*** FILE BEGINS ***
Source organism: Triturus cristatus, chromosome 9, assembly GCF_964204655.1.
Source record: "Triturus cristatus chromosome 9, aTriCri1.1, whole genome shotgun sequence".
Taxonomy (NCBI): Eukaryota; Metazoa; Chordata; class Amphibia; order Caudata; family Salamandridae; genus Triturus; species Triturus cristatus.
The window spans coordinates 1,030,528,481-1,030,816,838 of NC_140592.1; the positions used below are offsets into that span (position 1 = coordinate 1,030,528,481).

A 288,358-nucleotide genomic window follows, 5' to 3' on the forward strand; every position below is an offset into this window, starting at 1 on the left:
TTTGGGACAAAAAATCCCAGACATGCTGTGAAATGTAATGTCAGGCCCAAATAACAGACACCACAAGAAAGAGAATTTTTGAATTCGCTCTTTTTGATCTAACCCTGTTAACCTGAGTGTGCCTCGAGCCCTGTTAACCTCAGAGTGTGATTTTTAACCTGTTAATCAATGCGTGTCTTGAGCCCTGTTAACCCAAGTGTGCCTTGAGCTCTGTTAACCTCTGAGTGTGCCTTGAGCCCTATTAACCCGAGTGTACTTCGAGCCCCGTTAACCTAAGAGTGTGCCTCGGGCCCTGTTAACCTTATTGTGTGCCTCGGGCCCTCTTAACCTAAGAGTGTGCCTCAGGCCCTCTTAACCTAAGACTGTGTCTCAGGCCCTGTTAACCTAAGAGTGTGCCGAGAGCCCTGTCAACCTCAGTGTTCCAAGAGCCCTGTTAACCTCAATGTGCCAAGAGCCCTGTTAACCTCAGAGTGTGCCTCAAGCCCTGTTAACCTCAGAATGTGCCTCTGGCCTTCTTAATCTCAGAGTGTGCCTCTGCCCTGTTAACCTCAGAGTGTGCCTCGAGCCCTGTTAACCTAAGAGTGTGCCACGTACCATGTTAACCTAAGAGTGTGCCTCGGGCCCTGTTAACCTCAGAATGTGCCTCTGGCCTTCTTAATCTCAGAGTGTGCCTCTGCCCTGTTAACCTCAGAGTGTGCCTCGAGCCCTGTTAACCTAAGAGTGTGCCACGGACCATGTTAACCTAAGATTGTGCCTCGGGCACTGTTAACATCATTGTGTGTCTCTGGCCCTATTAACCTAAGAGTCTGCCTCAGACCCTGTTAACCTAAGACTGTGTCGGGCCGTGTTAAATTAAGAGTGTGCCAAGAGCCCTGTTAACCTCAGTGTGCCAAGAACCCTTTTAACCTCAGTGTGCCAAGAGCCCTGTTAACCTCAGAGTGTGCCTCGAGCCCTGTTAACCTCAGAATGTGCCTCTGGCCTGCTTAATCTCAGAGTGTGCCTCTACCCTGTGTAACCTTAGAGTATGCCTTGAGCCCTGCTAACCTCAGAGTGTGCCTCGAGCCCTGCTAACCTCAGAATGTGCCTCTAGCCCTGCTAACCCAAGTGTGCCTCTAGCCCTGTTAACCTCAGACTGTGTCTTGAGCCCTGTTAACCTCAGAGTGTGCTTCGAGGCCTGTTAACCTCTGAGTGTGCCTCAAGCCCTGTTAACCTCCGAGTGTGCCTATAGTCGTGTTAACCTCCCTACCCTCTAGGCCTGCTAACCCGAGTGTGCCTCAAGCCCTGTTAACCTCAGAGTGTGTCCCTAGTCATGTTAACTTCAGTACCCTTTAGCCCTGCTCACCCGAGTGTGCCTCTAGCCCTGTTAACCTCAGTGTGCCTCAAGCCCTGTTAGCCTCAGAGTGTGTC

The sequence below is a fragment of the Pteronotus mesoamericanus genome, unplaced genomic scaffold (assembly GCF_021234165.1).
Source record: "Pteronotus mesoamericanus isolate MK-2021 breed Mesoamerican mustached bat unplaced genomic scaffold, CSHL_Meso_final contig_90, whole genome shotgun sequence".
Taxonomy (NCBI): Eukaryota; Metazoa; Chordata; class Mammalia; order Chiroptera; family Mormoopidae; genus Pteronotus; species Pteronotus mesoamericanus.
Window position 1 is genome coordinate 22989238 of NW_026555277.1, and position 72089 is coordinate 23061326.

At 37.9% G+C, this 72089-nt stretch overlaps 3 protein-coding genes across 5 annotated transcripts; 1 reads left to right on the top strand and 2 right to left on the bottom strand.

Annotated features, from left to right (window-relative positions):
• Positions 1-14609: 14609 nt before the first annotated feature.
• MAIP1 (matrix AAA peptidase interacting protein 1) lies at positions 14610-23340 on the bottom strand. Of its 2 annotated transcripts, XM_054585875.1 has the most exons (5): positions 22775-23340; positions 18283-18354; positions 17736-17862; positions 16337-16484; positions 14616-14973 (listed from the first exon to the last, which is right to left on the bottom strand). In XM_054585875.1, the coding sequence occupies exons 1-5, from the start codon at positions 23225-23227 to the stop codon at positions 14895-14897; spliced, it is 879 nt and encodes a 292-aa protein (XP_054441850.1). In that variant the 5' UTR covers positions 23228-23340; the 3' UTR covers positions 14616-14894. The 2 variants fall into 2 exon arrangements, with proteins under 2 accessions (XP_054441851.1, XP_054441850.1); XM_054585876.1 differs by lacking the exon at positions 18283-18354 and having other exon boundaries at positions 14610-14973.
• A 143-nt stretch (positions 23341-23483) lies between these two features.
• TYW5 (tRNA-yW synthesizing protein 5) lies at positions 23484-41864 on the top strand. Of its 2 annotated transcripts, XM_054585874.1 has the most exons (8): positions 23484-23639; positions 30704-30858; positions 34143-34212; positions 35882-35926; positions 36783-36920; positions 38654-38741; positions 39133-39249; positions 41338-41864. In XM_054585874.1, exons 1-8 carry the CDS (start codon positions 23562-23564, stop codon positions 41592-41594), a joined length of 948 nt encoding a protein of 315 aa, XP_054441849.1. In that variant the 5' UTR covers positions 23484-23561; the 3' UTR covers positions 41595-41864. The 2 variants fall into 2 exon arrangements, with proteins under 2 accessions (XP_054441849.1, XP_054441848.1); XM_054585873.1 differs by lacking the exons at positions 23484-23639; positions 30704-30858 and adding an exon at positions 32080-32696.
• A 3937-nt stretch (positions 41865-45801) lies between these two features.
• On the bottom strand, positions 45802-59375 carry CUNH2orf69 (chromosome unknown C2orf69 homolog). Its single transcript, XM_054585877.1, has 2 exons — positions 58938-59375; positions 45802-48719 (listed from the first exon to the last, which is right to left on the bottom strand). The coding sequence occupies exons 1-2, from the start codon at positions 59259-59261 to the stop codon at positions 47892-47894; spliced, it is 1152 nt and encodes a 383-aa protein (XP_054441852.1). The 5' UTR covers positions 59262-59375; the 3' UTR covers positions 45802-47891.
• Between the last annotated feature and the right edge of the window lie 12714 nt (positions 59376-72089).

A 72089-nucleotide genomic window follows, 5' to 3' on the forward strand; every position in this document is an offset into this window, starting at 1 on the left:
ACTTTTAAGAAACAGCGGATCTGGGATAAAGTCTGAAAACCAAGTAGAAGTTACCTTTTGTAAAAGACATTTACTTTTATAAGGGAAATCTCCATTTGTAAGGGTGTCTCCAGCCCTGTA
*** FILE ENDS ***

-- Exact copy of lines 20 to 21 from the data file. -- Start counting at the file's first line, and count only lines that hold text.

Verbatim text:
A 72089-nucleotide genomic window follows, 5' to 3' on the forward strand; every position in this document is an offset into this window, starting at 1 on the left:
ACTTTTAAGAAACAGCGGATCTGGGATAAAGTCTGAAAACCAAGTAGAAGTTACCTTTTGTAAAAGACATTTACTTTTATAAGGGAAATCTCCATTTGTAAGGGTGTCTCCAGCCCTGTA